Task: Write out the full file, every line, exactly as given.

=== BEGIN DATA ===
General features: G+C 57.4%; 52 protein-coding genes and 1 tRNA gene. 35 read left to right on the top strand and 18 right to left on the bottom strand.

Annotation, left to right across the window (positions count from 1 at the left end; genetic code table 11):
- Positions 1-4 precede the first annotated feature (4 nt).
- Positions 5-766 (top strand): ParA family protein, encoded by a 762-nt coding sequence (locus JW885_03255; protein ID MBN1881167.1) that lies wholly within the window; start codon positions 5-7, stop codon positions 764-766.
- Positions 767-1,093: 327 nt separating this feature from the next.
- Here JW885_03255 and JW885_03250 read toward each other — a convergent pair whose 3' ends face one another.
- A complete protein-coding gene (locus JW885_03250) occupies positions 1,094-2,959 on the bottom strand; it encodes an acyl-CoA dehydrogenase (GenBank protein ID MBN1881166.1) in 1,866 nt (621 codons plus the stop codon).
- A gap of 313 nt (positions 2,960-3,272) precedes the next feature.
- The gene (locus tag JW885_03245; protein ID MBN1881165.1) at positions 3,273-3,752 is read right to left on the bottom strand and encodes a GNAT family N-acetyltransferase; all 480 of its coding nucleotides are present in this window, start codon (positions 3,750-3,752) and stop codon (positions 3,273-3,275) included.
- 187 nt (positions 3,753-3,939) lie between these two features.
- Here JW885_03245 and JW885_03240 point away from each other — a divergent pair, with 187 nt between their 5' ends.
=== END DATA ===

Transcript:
General features: G+C 57.4%; 52 protein-coding genes and 1 tRNA gene. 35 read left to right on the top strand and 18 right to left on the bottom strand.

Annotation, left to right across the window (positions count from 1 at the left end; genetic code table 11):
- Positions 1-4 precede the first annotated feature (4 nt).
- Positions 5-766 (top strand): ParA family protein, encoded by a 762-nt coding sequence (locus JW885_03255; protein ID MBN1881167.1) that lies wholly within the window; start codon positions 5-7, stop codon positions 764-766.
- Positions 767-1,093: 327 nt separating this feature from the next.
- Here JW885_03255 and JW885_03250 read toward each other — a convergent pair whose 3' ends face one another.
- A complete protein-coding gene (locus JW885_03250) occupies positions 1,094-2,959 on the bottom strand; it encodes an acyl-CoA dehydrogenase (GenBank protein ID MBN1881166.1) in 1,866 nt (621 codons plus the stop codon).
- A gap of 313 nt (positions 2,960-3,272) precedes the next feature.
- The gene (locus tag JW885_03245; protein ID MBN1881165.1) at positions 3,273-3,752 is read right to left on the bottom strand and encodes a GNAT family N-acetyltransferase; all 480 of its coding nucleotides are present in this window, start codon (positions 3,750-3,752) and stop codon (positions 3,273-3,275) included.
- 187 nt (positions 3,753-3,939) lie between these two features.
- Here JW885_03245 and JW885_03240 point away from each other — a divergent pair, with 187 nt between their 5' ends.